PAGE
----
The big issue with the standardisation in my head is would you be okay accepting a patient with a very discrete, difficult to notice murmur (using this example as my presentation is on this ) where in real life you'd shout for a consultant if you expected to hear one vs a patient with a very pronounced murmur? As this is in an examination it's unfair in my eyes for student X to have an easier time than patient Y.
    I doubt they would give you a difficult murmur in finals, let alone second year OSCEs! Either way, in real life with even the sniff of a murmur, you'd be shouting for an echo not a consultant...consultant can't tell you accurately the degree of stenosis/regurgitant flow, related dilation/hypertrophy/ejection fraction etc etc.


    LOL


    (Original post by Wangers)
    Agreed. Knowing pathology and the causes of things is the only thing differentiating medics from the lady in Sainsbury's armed with wikipedia. The whole point is that we're supposed to know a bit more than the patients. The whole point of medicine - as opposed to Sainsbuy's lady 'oh he looks ill' is to systematically assess and quantify how ill and why. That's what you're paid to do - diagnose and treat. If you don't understand how the system is meant to work, and how it goes wrong, you cannot practice medicine - that would be called guessing.

    The problem is (as I'm finding out in my bsc) that causality if very difficult to pin down...and the treatments are even harder
    Great post. Can't rep again
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    (Original post by RollerBall)
    The only issue I'd have with real patients is that patient X could have a really discrete murmur where as patient Y's murmur could be really obvious. If you were only assessing how they treated patients as opposed to what they're treating then it would work. For example, would it be okay in the exam for a student to say "I couldn't hear a murmur" as long as they checked for one? Realistically they would call for a consultant to double check if they thought they would have one but that's not available in an exam situation.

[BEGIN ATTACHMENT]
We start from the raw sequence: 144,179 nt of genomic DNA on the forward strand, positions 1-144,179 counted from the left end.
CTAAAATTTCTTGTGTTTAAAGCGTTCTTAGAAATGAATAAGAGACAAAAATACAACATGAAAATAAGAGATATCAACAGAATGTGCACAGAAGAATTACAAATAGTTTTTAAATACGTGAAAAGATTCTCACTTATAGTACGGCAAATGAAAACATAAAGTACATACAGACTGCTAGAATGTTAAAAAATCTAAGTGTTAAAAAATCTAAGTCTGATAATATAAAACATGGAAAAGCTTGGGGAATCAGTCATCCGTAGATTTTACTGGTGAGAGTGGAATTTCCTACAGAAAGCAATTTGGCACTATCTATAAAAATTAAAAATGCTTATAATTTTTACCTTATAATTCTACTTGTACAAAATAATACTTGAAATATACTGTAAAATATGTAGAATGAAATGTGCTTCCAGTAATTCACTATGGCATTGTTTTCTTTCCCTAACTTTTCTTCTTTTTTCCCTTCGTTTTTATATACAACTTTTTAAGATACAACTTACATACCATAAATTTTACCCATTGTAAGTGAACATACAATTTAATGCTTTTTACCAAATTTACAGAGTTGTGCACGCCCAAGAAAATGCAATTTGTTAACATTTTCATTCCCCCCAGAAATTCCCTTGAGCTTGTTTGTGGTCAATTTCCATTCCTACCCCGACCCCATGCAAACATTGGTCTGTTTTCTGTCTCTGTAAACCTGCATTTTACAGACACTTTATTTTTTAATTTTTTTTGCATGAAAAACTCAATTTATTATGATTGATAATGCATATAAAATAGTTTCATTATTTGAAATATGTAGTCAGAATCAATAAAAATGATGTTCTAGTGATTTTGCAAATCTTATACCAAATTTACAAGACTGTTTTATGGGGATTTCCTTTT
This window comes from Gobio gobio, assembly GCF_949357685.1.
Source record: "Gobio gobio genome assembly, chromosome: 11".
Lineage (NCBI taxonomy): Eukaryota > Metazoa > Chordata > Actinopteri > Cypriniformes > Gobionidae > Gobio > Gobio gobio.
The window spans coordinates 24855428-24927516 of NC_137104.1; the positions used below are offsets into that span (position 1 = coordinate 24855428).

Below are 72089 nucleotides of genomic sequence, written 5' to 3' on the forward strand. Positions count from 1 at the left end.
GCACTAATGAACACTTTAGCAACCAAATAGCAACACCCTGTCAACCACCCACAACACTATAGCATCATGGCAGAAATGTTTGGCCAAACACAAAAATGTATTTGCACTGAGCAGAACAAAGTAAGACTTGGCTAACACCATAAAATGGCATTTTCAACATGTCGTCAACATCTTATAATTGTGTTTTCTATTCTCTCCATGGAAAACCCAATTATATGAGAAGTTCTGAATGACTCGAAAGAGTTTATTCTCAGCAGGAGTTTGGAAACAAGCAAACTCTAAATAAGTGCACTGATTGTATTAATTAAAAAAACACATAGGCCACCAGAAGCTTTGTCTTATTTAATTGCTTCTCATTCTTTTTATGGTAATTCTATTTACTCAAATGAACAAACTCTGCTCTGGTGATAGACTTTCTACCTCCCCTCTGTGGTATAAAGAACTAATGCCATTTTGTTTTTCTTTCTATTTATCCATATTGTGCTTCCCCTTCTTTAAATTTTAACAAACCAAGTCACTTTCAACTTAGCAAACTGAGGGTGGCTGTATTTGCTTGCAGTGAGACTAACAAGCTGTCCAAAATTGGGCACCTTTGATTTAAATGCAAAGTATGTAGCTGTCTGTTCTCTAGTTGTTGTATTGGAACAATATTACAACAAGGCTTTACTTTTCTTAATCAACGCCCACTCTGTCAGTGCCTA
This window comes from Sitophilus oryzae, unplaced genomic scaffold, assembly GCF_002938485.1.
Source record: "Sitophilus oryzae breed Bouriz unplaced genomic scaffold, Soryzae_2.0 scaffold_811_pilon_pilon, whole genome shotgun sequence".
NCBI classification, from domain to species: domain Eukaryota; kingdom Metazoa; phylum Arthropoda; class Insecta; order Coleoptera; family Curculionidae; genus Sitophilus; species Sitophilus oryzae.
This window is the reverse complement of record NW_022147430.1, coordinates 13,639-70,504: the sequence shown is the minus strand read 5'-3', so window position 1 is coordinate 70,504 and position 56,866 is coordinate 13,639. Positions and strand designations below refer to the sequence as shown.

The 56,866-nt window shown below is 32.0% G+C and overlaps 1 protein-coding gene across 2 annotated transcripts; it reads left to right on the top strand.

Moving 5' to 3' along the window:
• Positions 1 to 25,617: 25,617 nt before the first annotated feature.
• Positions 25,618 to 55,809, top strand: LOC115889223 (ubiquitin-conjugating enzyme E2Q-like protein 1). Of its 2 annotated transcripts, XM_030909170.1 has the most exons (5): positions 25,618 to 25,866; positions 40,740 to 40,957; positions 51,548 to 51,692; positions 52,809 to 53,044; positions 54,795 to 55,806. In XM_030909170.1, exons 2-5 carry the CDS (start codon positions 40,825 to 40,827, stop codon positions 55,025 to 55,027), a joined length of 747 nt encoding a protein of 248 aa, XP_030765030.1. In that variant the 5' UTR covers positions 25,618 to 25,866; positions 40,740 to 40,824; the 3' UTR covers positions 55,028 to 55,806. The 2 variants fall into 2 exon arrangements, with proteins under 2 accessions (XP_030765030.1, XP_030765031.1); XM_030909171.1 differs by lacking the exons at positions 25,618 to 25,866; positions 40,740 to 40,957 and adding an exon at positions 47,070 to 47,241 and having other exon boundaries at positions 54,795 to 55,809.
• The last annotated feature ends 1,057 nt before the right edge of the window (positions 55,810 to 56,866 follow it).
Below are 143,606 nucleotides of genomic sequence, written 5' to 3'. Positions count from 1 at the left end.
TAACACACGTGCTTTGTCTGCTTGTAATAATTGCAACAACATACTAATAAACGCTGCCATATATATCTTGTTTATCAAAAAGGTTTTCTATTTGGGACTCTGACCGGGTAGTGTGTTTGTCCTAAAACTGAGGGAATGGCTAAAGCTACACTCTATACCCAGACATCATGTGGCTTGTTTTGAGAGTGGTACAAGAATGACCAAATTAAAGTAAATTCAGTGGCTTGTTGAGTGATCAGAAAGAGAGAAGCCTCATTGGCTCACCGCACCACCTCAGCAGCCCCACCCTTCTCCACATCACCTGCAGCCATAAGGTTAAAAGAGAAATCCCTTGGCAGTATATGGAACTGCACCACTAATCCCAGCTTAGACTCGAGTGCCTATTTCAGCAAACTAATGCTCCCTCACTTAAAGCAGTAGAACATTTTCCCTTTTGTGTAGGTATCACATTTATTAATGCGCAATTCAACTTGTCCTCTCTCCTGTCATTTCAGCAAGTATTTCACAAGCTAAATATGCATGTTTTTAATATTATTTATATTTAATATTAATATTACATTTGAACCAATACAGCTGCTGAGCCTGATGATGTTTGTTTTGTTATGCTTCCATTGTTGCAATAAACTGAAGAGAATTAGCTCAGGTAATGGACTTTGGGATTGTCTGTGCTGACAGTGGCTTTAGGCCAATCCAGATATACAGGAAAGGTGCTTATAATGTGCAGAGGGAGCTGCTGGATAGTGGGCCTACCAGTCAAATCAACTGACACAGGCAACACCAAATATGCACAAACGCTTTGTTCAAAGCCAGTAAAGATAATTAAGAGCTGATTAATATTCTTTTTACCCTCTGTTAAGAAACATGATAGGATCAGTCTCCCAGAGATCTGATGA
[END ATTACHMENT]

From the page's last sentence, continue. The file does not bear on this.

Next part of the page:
So, if you're assessing something like attitude as opposed to knowledge then the full patient examination would be fine. Otherwise I'd question the validity of it. Actors would eliminate that and for examinations you could present them with scenarios. So, you could have a patient who you take a history and examine. Then you could be presented with information from the examiner like "imagine when you examined that patient they had a mid systolic low rumbling murmur".

    While pathology is under-represented couldn't you just adjust the EMQ exam? If it's covering basic science and knowledge just slightly reduce the amount of basic science and add in more pathology? This is only suggestions though. Could you justify why you'd want to test more microbiology/immunology as opposed clinical knowledge? Could you justify why an FY1 doctor would need to understand underlying pathology vs clinical scenarios?

    I think one of the major **** ups of junior doctors isn't due to the prescribing but due to interactions as well. Feel free to correct me as I can't source it at the moment. You could pitch scenarios such as this is patient X with A/B/C conditions what would you prescribe them? I think this would be a very useful examination but it would be done in a sort of SAQ style which is less efficient to the EMQ style of examination. I think it would be difficult to incorporate prescribing interactions into an EMQ style exam but maybe that's something you can work on.
    The scenario type prescribing exam could work well I think, even with SAQs. They aren't the most accurate examination tools, but because it is only testing prescribing skills, that should make it a lot easier and fairer to allocate marks. It also means that you are testing a students ability to actually think of an answer and not just use the process of elimination to select an answer.The exam won't be worth a lot, but it would be still assessed so that doctors are still prescribing accurately.

    By interactions. are you referring to comm skills? If so, that would be covered on one station in the OSCE or something. By final year though, you'd probably have had a lot of comm skills assessments by then - I'd much rather assess more practical skills.

    (Original post by Supermassive_muse_fan)
    We have real ill patients in our 4th year OSCEs and a prescribing station (last year they asked students to prescribe blood - I can do antibiotics, warfa/heparin, insulin stuff, saline etc but don't think I would learn blood transfusion unless I'd known about it as I do now).